Alsace, France:  PINOT BLANC, HUNAWIHR 2014 Kuhlmann-Platz (£7.99 at Majestic Wine)
Alcohol 12.5%                                                                                                   

This was a bit disappointing in comparison to the rest of the wines in the tasting.  It is mildly fruity, but it has an astringent acidic core which our tasters did not find appealing.  Made by Cave Vinicole de Hunawihr, the first co-operative in Alsace and the third created in France – back in the 1954..  The same co-operative made the Cuvee Prestige below which is a far better buy.

Pinot Blanc Hunawihr OddbinsAlsace, France:  PINOT BLANC, CUVEE PRESTIGE HUNAWIHR 2013 (£10.50 Oddbins)
Alcohol 12.5%

Very popular with tasters.  Citric, melon aromas, very well balanced fruit, a gentle backbone of natural acidity and a good length.  This really ticks all the boxes for a youthful vibrant Alsace Pinot Blanc.  Cave Vinicole de Hunawihr’s winemaker Nicolas Garde has selected better riper fruit for this cuvee.  Well done Oddbins.   STAR VALUE BUY

Alsace, France: KLEVNER PINOT BLANC 2013 Domaine Mochel (£10.95
Alcohol 13%                                                                                     

The Mochels are based in Traenheim in the less popular (in wine terms) northern part of Alsace, 20 km west from Strasbourg.  They grow their Pinot Blanc and Auxerrois on deep rich kauper marl which adds weight to this usually delicate grape.  They are the only winery in their village (out of 22 producers) to harvest by hand, rather than machine, as Frederic and Guillaume Mochel feel they get better quality fruit.  This wine is called Klevner, but is made from the Auxerrois grape – so interesting to see how this grape tastes on its own.  Popular with our tasters – it came in a very close second behind the Rolly Gassmann wine (below).

Alsace, France:  PINOT BLANC, MISE DU PRINTEMPS 2014 Josmeyer (£11.50
Alcohol 12%                                                                    

This is a very pretty wine (and very attractive label too) with just the right balance of freshness, youthful vitality and crispness.  Josmeyer’s style tends towards the more delicate and gentle (in comparison to other Alsace producers) for those who like a fresher zippier style.  Surprisingly, this is not all made from Pinot Blanc though.  They have included 60% Auxerrois in the blend from 35 year old vines grown on clay rich alluvial deposits between Wintzenheim, where the family are based, and neighbouring Turckheim.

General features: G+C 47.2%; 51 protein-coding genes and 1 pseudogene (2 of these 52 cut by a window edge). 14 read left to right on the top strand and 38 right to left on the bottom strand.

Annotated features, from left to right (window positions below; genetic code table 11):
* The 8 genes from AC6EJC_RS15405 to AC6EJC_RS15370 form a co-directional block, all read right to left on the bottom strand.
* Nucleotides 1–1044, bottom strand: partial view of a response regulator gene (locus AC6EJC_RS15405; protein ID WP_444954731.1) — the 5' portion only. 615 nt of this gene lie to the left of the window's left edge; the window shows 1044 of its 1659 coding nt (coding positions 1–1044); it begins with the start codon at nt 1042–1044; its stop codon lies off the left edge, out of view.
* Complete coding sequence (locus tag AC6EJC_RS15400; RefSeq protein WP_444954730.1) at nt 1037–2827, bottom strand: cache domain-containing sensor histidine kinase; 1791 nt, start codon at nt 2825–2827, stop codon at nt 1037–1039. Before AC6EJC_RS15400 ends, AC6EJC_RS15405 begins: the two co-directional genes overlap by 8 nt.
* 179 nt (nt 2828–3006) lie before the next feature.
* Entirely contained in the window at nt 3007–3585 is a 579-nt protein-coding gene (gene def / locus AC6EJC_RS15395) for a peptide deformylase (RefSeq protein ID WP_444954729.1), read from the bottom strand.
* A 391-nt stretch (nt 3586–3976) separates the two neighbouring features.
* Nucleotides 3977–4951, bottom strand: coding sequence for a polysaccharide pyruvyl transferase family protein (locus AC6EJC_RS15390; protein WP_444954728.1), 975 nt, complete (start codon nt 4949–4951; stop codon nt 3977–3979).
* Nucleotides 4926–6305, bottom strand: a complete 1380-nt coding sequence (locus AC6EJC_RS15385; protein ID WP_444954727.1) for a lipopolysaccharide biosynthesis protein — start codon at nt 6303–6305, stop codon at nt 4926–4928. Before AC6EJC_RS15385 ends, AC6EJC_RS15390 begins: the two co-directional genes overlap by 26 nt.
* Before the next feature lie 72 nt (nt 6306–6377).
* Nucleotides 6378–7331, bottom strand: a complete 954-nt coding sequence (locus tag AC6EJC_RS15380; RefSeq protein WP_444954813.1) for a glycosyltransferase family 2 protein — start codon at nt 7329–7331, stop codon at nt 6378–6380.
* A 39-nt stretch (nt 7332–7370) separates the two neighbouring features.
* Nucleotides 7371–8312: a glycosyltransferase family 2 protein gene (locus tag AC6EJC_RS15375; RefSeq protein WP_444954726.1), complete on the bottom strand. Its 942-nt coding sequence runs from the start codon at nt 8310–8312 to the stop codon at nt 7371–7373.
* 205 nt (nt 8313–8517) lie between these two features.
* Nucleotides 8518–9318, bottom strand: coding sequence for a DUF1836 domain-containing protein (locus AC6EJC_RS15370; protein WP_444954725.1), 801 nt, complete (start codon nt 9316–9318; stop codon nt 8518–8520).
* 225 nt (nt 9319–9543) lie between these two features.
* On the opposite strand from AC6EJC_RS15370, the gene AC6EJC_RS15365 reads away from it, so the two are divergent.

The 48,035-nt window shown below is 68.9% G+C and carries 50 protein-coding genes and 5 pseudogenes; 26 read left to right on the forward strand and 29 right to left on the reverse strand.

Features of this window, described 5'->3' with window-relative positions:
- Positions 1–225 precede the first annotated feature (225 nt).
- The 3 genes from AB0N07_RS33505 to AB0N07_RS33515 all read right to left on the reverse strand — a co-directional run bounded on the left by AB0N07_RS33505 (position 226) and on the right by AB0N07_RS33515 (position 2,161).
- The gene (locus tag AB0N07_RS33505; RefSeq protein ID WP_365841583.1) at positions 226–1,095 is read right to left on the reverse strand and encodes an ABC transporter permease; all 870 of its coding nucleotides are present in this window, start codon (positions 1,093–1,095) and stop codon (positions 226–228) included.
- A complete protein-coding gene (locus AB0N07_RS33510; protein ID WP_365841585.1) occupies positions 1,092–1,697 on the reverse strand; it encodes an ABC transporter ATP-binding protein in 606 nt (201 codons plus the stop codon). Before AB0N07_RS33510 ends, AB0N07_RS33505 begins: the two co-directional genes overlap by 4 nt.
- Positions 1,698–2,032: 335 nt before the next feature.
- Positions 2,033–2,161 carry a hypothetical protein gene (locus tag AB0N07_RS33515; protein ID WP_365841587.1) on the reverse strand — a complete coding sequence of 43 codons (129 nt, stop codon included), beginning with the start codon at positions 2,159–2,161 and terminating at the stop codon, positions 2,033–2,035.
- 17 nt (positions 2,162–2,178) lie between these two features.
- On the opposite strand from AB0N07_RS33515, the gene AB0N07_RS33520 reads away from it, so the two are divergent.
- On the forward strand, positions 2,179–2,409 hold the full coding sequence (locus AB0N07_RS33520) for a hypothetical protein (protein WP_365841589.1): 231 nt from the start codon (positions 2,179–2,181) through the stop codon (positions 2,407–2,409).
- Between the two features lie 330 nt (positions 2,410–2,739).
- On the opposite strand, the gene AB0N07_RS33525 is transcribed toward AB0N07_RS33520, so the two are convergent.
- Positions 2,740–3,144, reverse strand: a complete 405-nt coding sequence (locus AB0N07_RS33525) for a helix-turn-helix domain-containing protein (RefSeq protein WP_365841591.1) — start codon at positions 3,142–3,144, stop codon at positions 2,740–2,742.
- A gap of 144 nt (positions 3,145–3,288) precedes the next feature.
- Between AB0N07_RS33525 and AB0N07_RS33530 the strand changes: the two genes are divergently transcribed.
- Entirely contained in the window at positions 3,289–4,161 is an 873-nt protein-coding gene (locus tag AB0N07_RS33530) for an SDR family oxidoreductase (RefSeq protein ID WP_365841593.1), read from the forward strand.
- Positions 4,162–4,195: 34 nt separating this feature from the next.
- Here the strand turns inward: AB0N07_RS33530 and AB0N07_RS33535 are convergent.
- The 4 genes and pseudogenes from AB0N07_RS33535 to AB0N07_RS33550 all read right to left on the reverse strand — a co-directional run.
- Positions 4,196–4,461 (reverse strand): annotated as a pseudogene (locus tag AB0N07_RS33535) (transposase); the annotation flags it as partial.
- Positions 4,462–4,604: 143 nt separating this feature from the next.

Rolly Gassmann Pinot BlancAlsace, France:  PINOT BLANC 2013 Rolly Gassmann (£13.95 Berry Bros & Rudd
Alcohol 12.5%

A visit to this enchantingly quaint family producer in Rorschwihr is memorable.  Current generation Pierre is one of Alace’s most generous hosts keen to show you every varietal and vineyard.  The Rolly Gassmann style tends towards off dry with a lovely mouthfilling richness.  This is actually one of their drier wines.  Limey in aroma, lovely rich fruits from grapes grown on marine sedimentary soils in the village of Rotleibel near Rorschwihr.  Pierre adds in just 5% Auxerrois to this blend to add weight to the mid-palate.  STAR BUY    

Alto Adige, Italy: PINOT BIANCO CLASSICO 2013 Cantino Terlano (£15.50 Berry Bros & Rudd
Alcohol 13.5%                                                                                                    

Terlano is a village midway between Mercano and Bolzano in the stunning South Tyrol in northern Italy.  The very dynamic local co-op here makes reference point wines from vines grown on high altitude sites below the red porphyry rock of Mount Tschoggl.  Their Pinot Bianco has a lovely mountain freshness, a savoury undertone with well-defined juicy pure citric fruits. if you usually drink unoaked Chardonnay you should try this.

Burgenland, Austria: WEISSBURGUNDER 2012 Heidi Schrock (£15.48
Alcohol 12.5%

The Austrians takes Pinot Blanc very seriously – perhaps more than the French – as you can see from this very attractive floral example with nutty almondy flavours.  Heidi Schrock is one of the top Burgenland producers today and her Weissburgunder ages rather well – you can buy more mature vintages at incredibly good prices on Alpine Wines website back to the spicy minerally 2007 vintage.

Alcohol 12.5%

If you are a keen fan of Burgundy – and happen to be in the Kaiserstuhl area of southern Germany, pay a visit to this incredible wine producer set up back in the 1930’s by a local doctor Dr Max Heger.  Their styles today are quite Burgundian with a fabulous richness and intensity –rather than being Germanic in style.  This Pinot Blanc was fermented in large oak casks is so richly citric with a juicy mandarin core of fruit, minerally, nutty with a lovely long length.  An ideal food wine to serve with rich fowl or pork dishes.